There are more than 72 million people living with diabetes in India as per the 2017 IDF diabetes atlas.
India has 49% of the world’s diabetes burden which is supposed to double by the year 2025. The urban poor are just as prone to diabetes as wealthier communities, according to an August 2017 study published in the Lancet Diabetes and Endocrinology journal.
Interestingly, in a study published in British Journal of Nutrition in 2008, the authors found that when identical foods were given to Asian Indians and UK Caucasian subjects, the Asian Indians elicited a greater glycemic response (greater glucose excursion) compared to their UK Caucasian counterparts. The authors attributed this to the ‘Asian Indian Phenotype’.
Several studies on migrant Indians across the globe have shown that Asian Indians have an increased risk for developing type 2 diabetes and related metabolic abnormalities compared to other ethnic groups. Although the exact reasons are still not clear, certain unique clinical and biochemical characteristics of this ethnic group collectively called as the “Asian Indian phenotype” is considered to be one of the major factors contributing to the increased preference towards diabetes. Despite having lower prevalence of obesity as defined by body mass index (BMI), Asian Indians tend to have greater waist circumference and waist to hip ratios thus having a greater degree of central obesity.
Studies on new-born suggested that Indian babies are born smaller but relatively fatter compared to Caucasian babies and are referred to as “the thin fat Indian baby”.
These findings suggest that Asian Indians are more prone to diabetes and related metabolic abnormalities.
Another way to explain the diabetes epidemic in India is through Neel’s ‘thrifty genotype’ hypothesis. This hypothesis proposes that some genes are selected over previous millennia to allow survival in times of famine by efficiently storing all available energy during times of feast. However, these very genes lead to obesity and type 2 diabetes when exposed to a constant high energy diet. In virtually all populations, higher fat diets and decreased physical activity and sedentary occupational habits have accompanied the process of modernization which has resulted in the doubling of the prevalence of obesity and type 2 diabetes in less than a generation.
In India, as urbanization and economic growth occurs, there are major deviations in the dietary pattern which are influenced by the varied cultural and social customs. Traditional dietary patterns are disappearing as Indians are adapting themselves to living in the more industrialized, urban environments that are brought about by globalization.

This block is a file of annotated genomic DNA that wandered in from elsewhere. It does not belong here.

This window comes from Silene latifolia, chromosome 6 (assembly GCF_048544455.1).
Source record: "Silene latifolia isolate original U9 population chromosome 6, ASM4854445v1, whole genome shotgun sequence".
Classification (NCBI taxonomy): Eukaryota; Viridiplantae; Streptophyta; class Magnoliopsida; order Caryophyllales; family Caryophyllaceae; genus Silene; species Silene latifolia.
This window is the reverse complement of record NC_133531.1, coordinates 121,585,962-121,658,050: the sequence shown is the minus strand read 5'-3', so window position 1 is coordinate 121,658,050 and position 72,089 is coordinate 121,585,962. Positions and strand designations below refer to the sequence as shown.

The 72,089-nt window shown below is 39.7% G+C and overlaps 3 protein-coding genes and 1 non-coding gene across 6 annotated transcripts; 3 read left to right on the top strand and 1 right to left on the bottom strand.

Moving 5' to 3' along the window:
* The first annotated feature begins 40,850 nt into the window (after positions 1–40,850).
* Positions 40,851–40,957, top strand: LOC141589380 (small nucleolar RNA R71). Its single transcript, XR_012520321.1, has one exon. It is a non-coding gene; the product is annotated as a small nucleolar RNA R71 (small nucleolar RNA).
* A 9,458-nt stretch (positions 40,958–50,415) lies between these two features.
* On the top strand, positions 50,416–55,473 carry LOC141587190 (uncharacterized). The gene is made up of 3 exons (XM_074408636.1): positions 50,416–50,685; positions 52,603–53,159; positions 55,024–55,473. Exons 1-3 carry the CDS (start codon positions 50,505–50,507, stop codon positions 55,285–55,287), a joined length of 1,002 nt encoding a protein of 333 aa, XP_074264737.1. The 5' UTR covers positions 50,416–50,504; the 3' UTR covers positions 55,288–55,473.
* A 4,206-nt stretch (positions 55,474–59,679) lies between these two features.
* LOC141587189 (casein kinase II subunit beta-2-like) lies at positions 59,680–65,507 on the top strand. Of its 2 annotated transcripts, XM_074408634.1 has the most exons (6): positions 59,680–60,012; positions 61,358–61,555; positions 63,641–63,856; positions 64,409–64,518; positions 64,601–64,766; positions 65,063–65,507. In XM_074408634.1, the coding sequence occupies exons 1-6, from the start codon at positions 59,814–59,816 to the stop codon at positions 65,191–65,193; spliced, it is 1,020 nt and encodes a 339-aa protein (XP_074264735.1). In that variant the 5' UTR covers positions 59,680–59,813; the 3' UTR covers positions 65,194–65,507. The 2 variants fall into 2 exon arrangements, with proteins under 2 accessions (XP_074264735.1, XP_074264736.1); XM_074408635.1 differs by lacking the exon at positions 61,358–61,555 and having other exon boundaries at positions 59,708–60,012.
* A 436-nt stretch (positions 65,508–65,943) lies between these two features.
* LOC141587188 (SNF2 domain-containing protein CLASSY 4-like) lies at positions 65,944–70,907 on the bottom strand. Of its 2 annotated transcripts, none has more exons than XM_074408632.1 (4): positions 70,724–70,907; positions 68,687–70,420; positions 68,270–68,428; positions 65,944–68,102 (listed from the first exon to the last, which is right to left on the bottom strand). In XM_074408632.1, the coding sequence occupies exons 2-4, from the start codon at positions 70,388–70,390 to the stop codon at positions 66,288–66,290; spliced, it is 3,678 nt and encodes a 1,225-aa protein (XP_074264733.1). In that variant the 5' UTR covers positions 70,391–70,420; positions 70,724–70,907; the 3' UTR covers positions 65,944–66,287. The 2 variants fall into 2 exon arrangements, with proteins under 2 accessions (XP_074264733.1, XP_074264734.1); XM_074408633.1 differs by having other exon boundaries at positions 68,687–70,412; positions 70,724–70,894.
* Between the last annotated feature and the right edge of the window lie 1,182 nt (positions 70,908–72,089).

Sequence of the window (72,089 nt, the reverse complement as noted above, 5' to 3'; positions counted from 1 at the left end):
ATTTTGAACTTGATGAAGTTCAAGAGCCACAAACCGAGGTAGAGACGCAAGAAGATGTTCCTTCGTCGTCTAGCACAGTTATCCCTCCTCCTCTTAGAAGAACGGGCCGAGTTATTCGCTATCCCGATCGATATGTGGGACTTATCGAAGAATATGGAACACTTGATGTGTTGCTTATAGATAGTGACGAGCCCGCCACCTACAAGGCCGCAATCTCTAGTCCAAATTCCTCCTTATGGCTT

The major dietary changes that urbanization and affluence bring about are, substitution of unrefined wheat, rice or millets by highly polished wheat or rice and increased intakes of fat in higher income groups. High calorie intakes by high-income groups in India are largely due to high intakes of refined cereals and carbohydrates rather than fats and meat as in Europe and North America.
Over the past few decades, a huge number of the working population has shifted from manual labour associated with the agriculture sector to physically less demanding office jobs. With the advent of highly addictive computer and video games, sedentarinism is now affecting the children and youth as they tend to spend more time in front of television sets or computers than playing outdoors. It was observed that the prevalence of diabetes was almost three times higher in individuals with light physical activity compared to those having heavy physical activity.
It is thus clear that the diabetes epidemic experienced in India may be due to strong genetic factors coupled with urbanization and lifestyle changes leading to insulin resistance. The contributing factor for increased insulin resistance may be the Asian Indian phenotype consisting of higher rates of central obesity and increased visceral fat.
Sufficient evidence is now available to show that many of the environmental factors adversely related to glucose intolerance are modifiable through lifestyle changes.
Prevention of Type 2 diabetes will require measures to promote physical activity and reduce obesity in adults and children, alongside programmes to achieve healthy fetal and infant growth.
Considering that Indians appear to be generally more insulin resistant, it would be prudent to advise a healthy lifestyle across the different geographic regions and age groups, continue diets rich in fibre and possibly adopt stress reduction measures. Such an effort is urgently needed to tackle the explosion of diabetes and lower the burden due to diabetes in India.
 Henry et al British Journal of Nutrition (2008), 99, 840–845
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